Another highlight of my professional year in the pandemic was a zoom keynote at The Guibord Center in LA, in conjunction with an expert on mixed race families, in which we addressed the intersection of these two rich and complex worlds. There is a significant overlap of interfaith families, interracial families, and LGBTQ+ families, and I hope to engage more with these synergies, going forward.

Meanwhile, the support networks I created online have become a refuge, where we can engage with each other without masks or fear of contagion. For interfaith families practicing two religions (any two or more religions or secular identities), join the private Network of Interfaith Family Groups (NIFG) on facebook. And for adult interfaith kids, I recently started up the People of Interfaith Family Heritage private group on facebook. More on that project soon!

Journalist Susan Katz Miller is an interfaith families speaker, consultant, and coach, and author of Being Both: Embracing Two Religions in One Interfaith Family (2015), and The Interfaith Family Journal (2019). Follow her on twitter @susankatzmiller.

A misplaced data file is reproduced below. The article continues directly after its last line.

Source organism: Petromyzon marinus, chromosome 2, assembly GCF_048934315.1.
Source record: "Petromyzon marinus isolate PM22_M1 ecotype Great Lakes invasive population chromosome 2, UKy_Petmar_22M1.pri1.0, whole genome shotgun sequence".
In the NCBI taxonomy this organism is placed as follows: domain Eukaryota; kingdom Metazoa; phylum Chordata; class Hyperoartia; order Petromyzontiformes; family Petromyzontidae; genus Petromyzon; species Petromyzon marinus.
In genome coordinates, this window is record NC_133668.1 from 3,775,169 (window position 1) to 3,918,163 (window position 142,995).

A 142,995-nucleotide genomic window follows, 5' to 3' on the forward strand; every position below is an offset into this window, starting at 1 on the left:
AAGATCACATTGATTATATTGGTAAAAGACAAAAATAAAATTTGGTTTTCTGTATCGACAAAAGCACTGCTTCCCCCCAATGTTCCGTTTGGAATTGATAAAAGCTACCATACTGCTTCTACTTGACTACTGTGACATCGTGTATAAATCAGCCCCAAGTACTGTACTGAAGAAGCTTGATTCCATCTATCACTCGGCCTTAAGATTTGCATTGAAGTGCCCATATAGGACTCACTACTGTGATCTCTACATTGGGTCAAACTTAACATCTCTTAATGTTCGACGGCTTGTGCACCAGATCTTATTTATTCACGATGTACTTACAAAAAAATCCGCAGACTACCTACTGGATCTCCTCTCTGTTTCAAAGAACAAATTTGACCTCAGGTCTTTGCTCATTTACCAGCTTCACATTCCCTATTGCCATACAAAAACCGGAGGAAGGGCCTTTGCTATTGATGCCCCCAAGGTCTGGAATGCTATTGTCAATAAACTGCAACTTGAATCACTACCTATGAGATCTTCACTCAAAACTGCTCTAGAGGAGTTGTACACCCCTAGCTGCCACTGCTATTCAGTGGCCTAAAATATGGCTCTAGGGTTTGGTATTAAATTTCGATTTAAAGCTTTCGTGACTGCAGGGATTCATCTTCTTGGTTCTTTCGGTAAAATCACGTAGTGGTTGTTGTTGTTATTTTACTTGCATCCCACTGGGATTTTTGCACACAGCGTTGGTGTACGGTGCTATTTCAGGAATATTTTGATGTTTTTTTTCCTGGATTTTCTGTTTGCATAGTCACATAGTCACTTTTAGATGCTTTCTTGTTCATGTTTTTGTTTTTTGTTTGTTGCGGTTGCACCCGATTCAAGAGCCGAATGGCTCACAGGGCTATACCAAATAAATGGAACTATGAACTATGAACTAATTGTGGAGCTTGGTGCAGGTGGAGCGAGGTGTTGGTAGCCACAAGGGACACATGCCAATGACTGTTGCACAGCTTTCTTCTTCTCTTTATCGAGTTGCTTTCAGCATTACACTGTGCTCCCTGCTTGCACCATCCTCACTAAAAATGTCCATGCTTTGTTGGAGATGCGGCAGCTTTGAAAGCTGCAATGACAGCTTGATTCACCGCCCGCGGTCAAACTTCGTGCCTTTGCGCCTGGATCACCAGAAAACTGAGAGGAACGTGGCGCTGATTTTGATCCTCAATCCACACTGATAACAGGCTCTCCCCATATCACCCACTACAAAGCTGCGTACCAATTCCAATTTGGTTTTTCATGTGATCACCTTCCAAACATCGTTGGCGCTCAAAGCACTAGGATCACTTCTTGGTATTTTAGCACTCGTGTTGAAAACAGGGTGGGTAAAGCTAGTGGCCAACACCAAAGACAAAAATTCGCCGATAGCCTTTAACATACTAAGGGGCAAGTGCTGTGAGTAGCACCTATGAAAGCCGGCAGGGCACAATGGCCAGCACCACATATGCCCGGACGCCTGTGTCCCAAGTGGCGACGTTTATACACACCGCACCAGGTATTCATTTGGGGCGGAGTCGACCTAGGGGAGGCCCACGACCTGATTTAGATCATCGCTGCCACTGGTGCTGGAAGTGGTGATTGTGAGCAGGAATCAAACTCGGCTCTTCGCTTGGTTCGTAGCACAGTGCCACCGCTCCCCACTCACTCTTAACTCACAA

Top Posts in 2020

My current jigsaw puzzle, also a mandala, also reminiscent of a covid sphere.

Does anyone else feel like these final days of 2020 are moving in slow motion?

We’re “on vacation” with nowhere to go, no one to see. The psychopathic demagogue in the White House is using every final moment of 2020 to wreak more havoc. The pandemic continues to roar through like a tidal wave, and lifeboat vaccines seem to sweep out of reach. Honestly, it is hard to focus on interfaith families (or anything). Though of course family, any family, every family, remains crucial in this time of unbearable stress and trauma.

So this was not a year for big accomplishments, unless you work in medicine or public health, or you are a teacher who managed to transition successfully to working online, or entirely outdoors. Myself, well, I sure did a lot of jigsaw puzzles–a “mindless pleasure” my family likes to indulge on vacation together, but something I had never let myself do alone at home before. Finding a missing piece, fitting the pieces together, is a balm now, and a meditative practice, and I see no reason to deny myself the hours of “unproductive” puzzling.